Point-and-click capability adds multilingual muscle to cardiac CT reporting
Dec. 6 – Structured reporting (SR) holds the potential to save valuable dictation time, provide complete and accurate reports, and turnaround reports quickly. It also can be utilized to provide cross-language interpretation, as was demonstrated last week in a scientific presentation at the 93rd annual meeting of the Radiological Society of North America (RSNA) in Chicago.

“SR systems need to be comprehensive to cover all variations which results in complex user interfaces and a time consuming process of reporting,” said Mansoor Fatehi, MD, a radiologist from Tehran, Iran.

Fatehi and his colleagues have developed a graphical user interface to overcome the limitation of complex SR systems and provide a faster workflow through point-and-click methods. In addition, by relying on a predefined structure of data entry and report generation, a radiologist can interpret the image in their own language and view or print the report in multiple languages.

“This interface can serve as a basis for internationalization of radiological interpretation,” Fatehi said.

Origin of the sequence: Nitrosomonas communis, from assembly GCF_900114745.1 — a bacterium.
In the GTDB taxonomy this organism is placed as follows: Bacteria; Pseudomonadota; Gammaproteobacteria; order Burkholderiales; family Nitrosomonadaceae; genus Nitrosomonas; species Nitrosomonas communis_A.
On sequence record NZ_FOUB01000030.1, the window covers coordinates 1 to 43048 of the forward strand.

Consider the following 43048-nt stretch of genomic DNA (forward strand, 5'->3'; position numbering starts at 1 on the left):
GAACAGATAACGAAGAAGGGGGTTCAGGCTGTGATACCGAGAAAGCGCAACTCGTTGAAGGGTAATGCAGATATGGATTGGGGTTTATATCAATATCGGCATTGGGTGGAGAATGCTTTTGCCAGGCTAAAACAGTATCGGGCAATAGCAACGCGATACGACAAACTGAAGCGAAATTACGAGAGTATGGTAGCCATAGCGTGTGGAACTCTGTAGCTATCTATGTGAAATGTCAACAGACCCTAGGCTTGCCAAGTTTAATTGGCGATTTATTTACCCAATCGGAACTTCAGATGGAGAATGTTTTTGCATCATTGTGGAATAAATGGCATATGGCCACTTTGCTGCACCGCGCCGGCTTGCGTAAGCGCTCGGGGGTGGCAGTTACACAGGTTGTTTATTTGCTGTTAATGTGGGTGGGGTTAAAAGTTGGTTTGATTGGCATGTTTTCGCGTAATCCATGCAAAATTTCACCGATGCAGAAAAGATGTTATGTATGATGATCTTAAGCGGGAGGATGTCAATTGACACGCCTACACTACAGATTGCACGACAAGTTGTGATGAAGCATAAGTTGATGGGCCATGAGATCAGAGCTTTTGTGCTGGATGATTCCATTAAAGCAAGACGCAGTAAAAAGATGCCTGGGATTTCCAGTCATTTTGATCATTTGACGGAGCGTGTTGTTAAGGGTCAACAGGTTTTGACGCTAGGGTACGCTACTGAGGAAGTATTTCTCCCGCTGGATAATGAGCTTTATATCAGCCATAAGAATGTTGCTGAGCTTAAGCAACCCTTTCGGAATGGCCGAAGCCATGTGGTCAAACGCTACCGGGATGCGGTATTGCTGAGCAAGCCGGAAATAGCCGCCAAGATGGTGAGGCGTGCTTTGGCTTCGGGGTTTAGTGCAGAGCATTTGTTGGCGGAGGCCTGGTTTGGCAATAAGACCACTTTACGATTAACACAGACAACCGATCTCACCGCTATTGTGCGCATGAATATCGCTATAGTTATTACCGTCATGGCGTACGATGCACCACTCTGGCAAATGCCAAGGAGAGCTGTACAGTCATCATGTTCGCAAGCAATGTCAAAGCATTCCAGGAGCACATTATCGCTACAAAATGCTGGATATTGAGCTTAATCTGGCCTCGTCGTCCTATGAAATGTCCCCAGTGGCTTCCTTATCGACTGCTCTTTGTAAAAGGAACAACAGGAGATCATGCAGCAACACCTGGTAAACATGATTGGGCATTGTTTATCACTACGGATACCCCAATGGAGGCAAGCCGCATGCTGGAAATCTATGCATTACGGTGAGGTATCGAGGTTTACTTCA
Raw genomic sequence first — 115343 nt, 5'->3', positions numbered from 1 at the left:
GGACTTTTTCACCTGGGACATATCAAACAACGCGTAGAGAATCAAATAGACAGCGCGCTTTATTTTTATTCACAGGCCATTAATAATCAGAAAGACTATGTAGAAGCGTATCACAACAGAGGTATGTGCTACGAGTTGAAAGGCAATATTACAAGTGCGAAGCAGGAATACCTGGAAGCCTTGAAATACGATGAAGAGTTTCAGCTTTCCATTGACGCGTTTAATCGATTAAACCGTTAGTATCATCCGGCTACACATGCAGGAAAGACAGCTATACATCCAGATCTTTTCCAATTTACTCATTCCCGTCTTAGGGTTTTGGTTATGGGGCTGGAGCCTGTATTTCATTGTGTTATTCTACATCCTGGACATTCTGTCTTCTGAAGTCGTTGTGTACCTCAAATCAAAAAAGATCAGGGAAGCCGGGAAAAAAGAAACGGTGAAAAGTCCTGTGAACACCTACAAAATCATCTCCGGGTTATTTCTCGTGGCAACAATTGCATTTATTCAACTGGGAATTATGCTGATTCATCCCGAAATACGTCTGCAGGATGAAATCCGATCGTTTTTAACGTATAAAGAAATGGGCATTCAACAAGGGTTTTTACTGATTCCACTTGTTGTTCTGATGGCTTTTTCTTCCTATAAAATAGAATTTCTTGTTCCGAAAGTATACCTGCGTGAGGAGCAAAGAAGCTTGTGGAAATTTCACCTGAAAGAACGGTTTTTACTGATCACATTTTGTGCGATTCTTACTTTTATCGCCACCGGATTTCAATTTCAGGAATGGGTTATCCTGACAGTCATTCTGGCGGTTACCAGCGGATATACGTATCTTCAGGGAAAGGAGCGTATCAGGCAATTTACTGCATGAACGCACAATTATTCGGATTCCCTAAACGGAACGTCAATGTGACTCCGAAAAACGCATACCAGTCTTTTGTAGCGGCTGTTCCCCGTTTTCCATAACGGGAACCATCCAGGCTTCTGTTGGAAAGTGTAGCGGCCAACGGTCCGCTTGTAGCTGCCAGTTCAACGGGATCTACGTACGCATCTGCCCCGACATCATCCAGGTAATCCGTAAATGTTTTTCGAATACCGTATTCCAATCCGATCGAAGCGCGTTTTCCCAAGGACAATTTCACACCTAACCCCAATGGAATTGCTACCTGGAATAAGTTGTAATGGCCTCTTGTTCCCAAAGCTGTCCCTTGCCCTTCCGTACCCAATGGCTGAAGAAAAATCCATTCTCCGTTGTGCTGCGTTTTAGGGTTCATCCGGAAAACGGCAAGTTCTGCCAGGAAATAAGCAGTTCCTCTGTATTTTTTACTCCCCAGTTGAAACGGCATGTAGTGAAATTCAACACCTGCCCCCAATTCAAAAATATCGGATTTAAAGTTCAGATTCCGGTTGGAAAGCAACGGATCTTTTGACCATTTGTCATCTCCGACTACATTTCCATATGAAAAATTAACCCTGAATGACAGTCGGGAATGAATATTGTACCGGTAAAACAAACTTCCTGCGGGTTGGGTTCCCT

Fatehi’s group in Iran has developed a detailed, graphical structured reporting tree structure that covers all coronary, graft and cardiac alterations for cardiac CT studies. The tree structure was primarily based on the English language, but Farsi, Italian and German equivalents were also added to database, he said.

The database constructed by the Iranian team consists of three levels: Regions, Blocks and Items; at each level, various graphics are presented allowing the selection of different values. The Regions level consists of diagrams representing coronary circulation (branches, segments, grafts and veins); cardiac chambers and walls through cross-sectional images; pericardial findings; and functional data.

An interpreting physician utilizes the graphical SR system by selecting the appropriate image which provides the best depiction of the region being described, Fatehi said. The variants are described in the language of the interpreting radiologist, who then produces a report in tabular format, which can then be automatically translated into any of the system’s predefined languages, independent of the original interpretation.

“The combination of cross-language capabilities with a graphical user interface may improve the applicability of structured reporting systems,” he said.

Fatehi said that he believes the graphical system he and his colleagues have developed for cardiac CT structured reporting holds the potential to become the method of choice for electronic reporting when deployed as a component in integrated diagnostic workstations, particularly in areas where multiple languages are used to report the interpretation of diagnostic images.